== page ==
Material and methods

The experiments were performed at the seed testing laboratory for the Postgraduate Program in Seed Science and Technology at the Federal University of Pelotas (Brazil) (Laboratório Didático de Análises de Sementes do Programa de Pós-Graduação em Ciência e Tecnologia de Sementes da Universidade Federal de Pelotas - UFPel) and at the Laboratory for Analytical Chemistry at the Department of Chemistry of the Federal University of Pelotas (UFPel).

Seeds of the wheat cultivar BRS Guamirim were used. A week after harvesting, the seeds were sent to the laboratory. Wheat seeds from the 2009/2010 harvest season were provided by Sementes Roos & CIA. Ltda., which is located in the municipality of Não-Me-Toque/RS, Brazil.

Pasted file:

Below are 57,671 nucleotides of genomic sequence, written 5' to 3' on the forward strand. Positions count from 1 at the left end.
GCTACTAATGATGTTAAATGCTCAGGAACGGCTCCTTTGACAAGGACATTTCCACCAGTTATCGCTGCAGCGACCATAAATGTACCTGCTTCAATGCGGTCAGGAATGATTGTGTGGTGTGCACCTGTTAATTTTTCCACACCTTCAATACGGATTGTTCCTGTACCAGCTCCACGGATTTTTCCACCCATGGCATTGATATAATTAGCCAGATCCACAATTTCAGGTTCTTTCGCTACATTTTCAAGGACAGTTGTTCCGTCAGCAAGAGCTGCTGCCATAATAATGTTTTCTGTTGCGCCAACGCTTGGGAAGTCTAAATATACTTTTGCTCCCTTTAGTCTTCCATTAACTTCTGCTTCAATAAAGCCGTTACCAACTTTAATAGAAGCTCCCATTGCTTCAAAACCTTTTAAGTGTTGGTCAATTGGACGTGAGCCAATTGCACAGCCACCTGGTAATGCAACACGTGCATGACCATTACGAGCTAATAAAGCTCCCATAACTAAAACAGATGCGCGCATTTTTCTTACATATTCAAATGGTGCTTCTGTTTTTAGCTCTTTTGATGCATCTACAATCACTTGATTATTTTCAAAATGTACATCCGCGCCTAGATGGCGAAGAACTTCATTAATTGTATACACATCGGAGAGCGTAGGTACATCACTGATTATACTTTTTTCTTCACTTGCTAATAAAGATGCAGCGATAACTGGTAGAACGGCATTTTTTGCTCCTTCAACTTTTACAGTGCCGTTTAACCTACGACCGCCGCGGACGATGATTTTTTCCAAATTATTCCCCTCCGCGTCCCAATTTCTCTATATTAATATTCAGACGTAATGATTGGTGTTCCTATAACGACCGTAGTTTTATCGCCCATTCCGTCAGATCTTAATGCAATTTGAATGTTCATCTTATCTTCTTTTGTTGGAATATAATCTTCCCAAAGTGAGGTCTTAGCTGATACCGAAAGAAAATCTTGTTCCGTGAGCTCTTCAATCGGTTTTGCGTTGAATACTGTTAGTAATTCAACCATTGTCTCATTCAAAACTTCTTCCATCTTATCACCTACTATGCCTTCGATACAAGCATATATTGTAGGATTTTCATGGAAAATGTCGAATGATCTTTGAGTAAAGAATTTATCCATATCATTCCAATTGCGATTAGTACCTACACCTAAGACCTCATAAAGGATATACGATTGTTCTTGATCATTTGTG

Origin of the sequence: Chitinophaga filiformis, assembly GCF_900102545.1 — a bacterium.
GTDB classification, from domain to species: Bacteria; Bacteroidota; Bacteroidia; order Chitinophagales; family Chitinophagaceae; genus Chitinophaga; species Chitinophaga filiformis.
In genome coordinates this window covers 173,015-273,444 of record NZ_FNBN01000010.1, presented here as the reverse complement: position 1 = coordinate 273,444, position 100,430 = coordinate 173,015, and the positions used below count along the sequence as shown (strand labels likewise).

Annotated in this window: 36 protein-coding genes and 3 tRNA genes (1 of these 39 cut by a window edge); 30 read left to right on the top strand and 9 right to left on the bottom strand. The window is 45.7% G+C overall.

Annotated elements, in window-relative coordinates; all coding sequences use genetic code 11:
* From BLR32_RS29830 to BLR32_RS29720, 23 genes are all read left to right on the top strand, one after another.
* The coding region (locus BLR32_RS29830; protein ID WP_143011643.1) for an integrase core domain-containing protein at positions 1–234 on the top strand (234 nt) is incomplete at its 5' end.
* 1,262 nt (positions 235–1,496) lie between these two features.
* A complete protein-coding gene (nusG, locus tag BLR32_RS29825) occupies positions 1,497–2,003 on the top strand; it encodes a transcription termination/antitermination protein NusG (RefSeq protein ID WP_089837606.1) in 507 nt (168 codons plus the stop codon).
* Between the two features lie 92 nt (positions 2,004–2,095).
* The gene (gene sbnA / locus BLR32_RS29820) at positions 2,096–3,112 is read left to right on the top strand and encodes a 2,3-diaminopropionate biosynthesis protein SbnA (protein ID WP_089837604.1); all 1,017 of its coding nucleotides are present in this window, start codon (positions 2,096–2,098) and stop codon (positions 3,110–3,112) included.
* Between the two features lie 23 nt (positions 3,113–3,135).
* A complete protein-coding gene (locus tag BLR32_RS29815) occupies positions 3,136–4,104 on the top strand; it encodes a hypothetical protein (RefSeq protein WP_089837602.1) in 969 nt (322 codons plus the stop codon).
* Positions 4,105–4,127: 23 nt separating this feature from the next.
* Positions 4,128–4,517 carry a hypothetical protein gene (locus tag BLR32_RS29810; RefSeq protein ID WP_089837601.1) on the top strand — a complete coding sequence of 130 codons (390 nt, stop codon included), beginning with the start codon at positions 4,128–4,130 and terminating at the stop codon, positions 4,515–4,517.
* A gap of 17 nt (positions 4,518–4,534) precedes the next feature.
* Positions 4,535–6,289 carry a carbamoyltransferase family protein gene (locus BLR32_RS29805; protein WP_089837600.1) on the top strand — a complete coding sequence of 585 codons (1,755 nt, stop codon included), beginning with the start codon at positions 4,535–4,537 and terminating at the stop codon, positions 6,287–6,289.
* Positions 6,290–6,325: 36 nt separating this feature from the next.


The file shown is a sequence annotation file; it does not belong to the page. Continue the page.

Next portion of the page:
The Zn source used in this work was zinc sulfate (ZnSO4) under the commercial name of Quimifol Seed 78; this material contained 78 g of Zn per 100 mL of commercial product (757.50 g L-1). Five concentrations were applied (0, 1, 2, 3 and 4 mL ZnSO4 kg-1 seed) together with 3 mL of fungicide (Carboxim + Thiram), and 0.8 mL of polymer Poly Seed CF ®. Water was added to complete the required spray volume of 15 mL kg-1 of seed. This fungicide was chosen because it is suitable for this culture and is the most widely used. The polymer was included because it allows improved handling of the materials used and provides protection against sudden changes of water absorption by the seed. Following these treatments, the seeds were stored at room temperature for six months; this storage period represents normal seed storage after harvest until the next sowing. Seed water content at the beginning of storage was between 12.4 to 12.7%, and this level was maintained during all evaluated storage periods.